Analogue to Digital Tv Migration - Seizing the New Business Opportunities
Analogue to Digital Tv Migration: Seizing the New Business Opportunities
KenyaThe conundrum of migrating from Analogue to Digital in a developing Nation
Kenya - Introduction As a member of the International telecommunications Union, Kenya is obligated to switch over to Digital Video Broadcasting (DVB) by 17th June 2015 Kenya, often referred to as Silicon Savanah for its proactive approach to technology and its early adoption of concepts such as MPESA set itself a target migration date of December 2012 to complete the switch over to DVB. The DVB pilot begun in Kenya on the 9th of December 2009 using the Digital Video Broadcasting – Terrestrial (DVB-T) standard. Evolution of DVB technologies saw Kenya adopt the more advanced Digital Video Broadcasting – Terrestrial 2 (DVB-T2) standard.
Kenya – Introduction The decision to move to DVB-T2 in Kenya was motivated by the fact that it offered better spectral efficiency therefore offering: - Better Quality Picture and Sound Information 50% more program channels in one frequency than DVB-T Larger coverage area by a single TV transmitting station Flexibility in accommodating high definition, standard definition, mobile TV and digital audio Improved security to prevent unauthorized access As a result of this change and the process of acquiring both vendor and terminal equipment, the changeover date was pushed to 2013.
Kenya – Signal Distributors Kenya decided to appoint only two signal distributors who would then carry content from all content aggregators. In so doing, the infrastructure costs would be bourn by the state owned broadcaster’s digital arm –SIGNET and by the Pan Africa group. This allows other content providers and aggregators the freedom to invest in content as opposed to brick and mortar thus improving the commercial viability of DVB Kenya zero rated the tax on set-top boxes to encourage the uptake of DVB.
Seizing The New Business Opportunities The Migration to DVB
Historical Challenges An investor in content generation or aggregation who wanted to make his content directly available to the mass market was forced to invest in infrastructure, building transmission sites, broadcasting studios and in Africa, spending copious sums by and maintaining generators to power his transmission sites. The overheads inherent to running analogue TV stations were mind boggling and consumed resources that should have gone towards content generation. There was a major frequency shortage with only a limited number of television stations able to roll out. Running a successful television station required the ultimate all-rounder as adept at engineering as s/he was at marketing.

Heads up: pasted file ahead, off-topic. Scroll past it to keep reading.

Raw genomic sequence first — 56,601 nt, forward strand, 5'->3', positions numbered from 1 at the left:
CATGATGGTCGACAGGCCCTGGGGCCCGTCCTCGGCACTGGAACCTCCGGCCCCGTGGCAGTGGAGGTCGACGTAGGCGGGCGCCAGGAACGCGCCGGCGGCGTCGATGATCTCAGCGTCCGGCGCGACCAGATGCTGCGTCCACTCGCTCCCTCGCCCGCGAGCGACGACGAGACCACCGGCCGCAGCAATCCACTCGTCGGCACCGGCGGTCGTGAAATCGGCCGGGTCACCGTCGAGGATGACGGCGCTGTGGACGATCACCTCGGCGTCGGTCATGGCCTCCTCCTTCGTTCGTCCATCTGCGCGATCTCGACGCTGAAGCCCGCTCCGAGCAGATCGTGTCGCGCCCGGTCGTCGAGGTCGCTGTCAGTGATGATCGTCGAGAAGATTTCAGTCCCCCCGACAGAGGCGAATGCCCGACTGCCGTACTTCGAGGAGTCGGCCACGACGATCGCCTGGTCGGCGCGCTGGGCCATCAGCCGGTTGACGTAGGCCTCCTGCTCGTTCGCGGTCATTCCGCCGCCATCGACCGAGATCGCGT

Historical Challenges Frequency limitations and infrastructure shortages made it difficult to have highly specialized television channels as the setup costs made it difficult to recover ones investment. Free to air television stations were forced to offer a wide bouquet of services in the hope that they will appeal to the different interests and capture a wide audience. Sports and other dedicated channels were the preserve of the pay-tv operators such as Multichoice/DSTV in Africa.
New Business One can now set up a television channel that addresses any issue from sports to dedicated news services; from cooking to movies. Without the shackles of frequency limitations and high setup costs, it is easier than ever to generate a return on investments that serve a defined niche in the market. The potential variety and quality of broadcasts will drive a new consumer feeding frenzy as they will be able to consume products dedicated to their interests.
The Blessing That is DVB DVB in its various forms, has freed up content creators and aggregators who wish to run a television station from having to invest in infrastructure. TV Stations can now partner or lease infrastructure from signal distributors and provide content avoiding significant startup costs. DVB has also freed up spectrum that will be sold to the mobile telephony networks for the 4G and LTE services.